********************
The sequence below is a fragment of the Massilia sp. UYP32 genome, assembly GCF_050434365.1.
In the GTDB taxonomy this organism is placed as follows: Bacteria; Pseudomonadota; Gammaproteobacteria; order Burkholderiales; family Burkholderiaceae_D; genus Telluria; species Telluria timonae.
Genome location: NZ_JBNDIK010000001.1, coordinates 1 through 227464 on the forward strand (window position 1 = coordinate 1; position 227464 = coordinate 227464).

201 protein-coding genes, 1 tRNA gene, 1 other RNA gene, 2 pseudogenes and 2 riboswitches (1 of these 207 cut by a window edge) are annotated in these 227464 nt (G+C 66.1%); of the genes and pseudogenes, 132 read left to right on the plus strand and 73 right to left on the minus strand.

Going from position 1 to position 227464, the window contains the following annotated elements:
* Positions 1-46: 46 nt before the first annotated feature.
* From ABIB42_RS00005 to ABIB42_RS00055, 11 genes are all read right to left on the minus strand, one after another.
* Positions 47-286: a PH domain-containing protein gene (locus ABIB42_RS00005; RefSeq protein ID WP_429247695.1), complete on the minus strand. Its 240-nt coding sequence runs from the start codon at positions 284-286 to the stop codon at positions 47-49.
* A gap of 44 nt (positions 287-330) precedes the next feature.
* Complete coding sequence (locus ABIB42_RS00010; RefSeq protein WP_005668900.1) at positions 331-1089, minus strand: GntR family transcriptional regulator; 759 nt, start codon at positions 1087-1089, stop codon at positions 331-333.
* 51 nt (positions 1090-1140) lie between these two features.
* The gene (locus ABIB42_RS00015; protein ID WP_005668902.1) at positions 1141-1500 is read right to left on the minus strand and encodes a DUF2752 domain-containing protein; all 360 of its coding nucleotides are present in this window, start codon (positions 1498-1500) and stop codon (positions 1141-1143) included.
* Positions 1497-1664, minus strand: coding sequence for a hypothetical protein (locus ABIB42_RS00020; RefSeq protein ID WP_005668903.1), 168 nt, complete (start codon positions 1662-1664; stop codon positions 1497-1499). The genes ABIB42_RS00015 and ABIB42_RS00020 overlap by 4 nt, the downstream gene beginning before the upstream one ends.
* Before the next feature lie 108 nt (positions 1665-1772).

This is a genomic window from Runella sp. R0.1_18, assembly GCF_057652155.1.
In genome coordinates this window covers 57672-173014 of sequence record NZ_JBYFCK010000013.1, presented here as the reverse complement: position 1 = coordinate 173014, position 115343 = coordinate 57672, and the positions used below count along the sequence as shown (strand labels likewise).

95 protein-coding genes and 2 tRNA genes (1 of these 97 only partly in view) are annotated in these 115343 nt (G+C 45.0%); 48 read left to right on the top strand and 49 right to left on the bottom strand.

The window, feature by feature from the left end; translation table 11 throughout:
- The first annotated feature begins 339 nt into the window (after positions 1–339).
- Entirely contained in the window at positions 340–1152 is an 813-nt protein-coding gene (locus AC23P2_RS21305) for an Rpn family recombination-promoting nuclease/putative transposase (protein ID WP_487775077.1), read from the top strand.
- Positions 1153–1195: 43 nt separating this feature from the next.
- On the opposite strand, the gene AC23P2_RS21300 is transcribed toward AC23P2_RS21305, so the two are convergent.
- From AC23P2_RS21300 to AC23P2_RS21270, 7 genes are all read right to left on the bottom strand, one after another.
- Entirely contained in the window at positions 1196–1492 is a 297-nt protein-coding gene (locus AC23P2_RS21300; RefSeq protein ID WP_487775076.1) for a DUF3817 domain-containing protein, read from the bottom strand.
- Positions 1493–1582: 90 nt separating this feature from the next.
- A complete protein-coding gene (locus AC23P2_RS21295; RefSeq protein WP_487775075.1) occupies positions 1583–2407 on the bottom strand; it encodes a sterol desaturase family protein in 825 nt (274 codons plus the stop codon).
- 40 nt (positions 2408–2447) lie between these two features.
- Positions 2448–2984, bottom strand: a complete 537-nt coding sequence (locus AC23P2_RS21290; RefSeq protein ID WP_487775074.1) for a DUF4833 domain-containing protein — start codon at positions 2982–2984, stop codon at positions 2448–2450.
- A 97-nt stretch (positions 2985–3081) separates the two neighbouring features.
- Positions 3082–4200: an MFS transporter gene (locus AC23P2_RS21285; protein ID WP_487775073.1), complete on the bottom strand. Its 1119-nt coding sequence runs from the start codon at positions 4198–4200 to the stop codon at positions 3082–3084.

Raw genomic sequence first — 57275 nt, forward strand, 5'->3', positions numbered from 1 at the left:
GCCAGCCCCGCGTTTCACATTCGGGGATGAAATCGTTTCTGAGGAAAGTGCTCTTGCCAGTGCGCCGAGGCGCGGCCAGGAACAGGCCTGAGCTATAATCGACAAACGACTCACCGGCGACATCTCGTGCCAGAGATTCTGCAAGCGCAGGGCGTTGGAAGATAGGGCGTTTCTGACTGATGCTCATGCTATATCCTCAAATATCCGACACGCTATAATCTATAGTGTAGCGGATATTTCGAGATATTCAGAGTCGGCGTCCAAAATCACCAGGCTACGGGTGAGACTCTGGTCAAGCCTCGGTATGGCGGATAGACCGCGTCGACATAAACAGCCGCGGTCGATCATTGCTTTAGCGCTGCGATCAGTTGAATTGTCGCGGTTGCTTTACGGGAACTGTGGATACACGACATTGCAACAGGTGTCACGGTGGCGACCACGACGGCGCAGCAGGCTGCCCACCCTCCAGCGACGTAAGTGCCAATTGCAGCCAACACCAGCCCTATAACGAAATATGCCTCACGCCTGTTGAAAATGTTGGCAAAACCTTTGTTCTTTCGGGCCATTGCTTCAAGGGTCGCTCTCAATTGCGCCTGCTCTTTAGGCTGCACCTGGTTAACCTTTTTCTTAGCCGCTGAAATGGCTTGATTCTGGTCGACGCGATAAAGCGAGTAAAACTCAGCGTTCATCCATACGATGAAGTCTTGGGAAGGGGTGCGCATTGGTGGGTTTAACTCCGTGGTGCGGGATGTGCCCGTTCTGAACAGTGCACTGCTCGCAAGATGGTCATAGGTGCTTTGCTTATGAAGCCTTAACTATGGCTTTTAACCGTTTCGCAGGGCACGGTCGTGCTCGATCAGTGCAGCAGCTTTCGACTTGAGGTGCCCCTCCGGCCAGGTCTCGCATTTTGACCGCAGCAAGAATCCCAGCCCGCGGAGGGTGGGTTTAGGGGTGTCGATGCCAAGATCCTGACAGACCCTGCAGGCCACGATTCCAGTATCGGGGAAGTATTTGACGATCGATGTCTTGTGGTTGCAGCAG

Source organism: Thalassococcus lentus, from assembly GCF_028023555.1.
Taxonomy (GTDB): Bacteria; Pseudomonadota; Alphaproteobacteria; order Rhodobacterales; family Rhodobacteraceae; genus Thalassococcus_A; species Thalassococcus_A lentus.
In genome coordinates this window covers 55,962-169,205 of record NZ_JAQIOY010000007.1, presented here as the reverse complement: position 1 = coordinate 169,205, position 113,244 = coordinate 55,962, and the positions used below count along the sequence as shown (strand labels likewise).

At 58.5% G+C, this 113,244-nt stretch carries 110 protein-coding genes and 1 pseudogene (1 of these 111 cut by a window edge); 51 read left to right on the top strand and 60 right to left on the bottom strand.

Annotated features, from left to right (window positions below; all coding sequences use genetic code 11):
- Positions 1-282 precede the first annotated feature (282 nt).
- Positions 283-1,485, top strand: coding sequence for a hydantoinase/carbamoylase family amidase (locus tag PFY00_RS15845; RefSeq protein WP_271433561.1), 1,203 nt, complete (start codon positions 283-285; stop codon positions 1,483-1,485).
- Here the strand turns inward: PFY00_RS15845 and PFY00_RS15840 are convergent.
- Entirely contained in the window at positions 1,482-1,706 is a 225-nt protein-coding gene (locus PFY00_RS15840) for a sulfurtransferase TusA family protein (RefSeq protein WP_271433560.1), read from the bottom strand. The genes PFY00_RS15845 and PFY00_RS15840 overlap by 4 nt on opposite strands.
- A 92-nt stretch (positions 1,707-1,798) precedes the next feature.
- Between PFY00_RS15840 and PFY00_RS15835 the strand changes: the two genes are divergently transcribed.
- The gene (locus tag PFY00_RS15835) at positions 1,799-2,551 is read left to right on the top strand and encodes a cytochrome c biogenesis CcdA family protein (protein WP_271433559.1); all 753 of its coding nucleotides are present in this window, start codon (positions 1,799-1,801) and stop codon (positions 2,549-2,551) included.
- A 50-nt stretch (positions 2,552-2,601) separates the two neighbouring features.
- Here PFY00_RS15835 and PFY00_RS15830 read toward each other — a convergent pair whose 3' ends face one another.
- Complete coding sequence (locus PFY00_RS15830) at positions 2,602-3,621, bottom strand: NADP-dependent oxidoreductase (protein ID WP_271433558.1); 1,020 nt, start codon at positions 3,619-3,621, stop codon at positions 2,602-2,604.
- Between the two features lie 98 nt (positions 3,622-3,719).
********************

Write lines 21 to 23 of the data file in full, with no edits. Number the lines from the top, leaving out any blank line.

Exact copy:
- Positions 1153–1195: 43 nt separating this feature from the next.
- On the opposite strand, the gene AC23P2_RS21300 is transcribed toward AC23P2_RS21305, so the two are convergent.
- From AC23P2_RS21300 to AC23P2_RS21270, 7 genes are all read right to left on the bottom strand, one after another.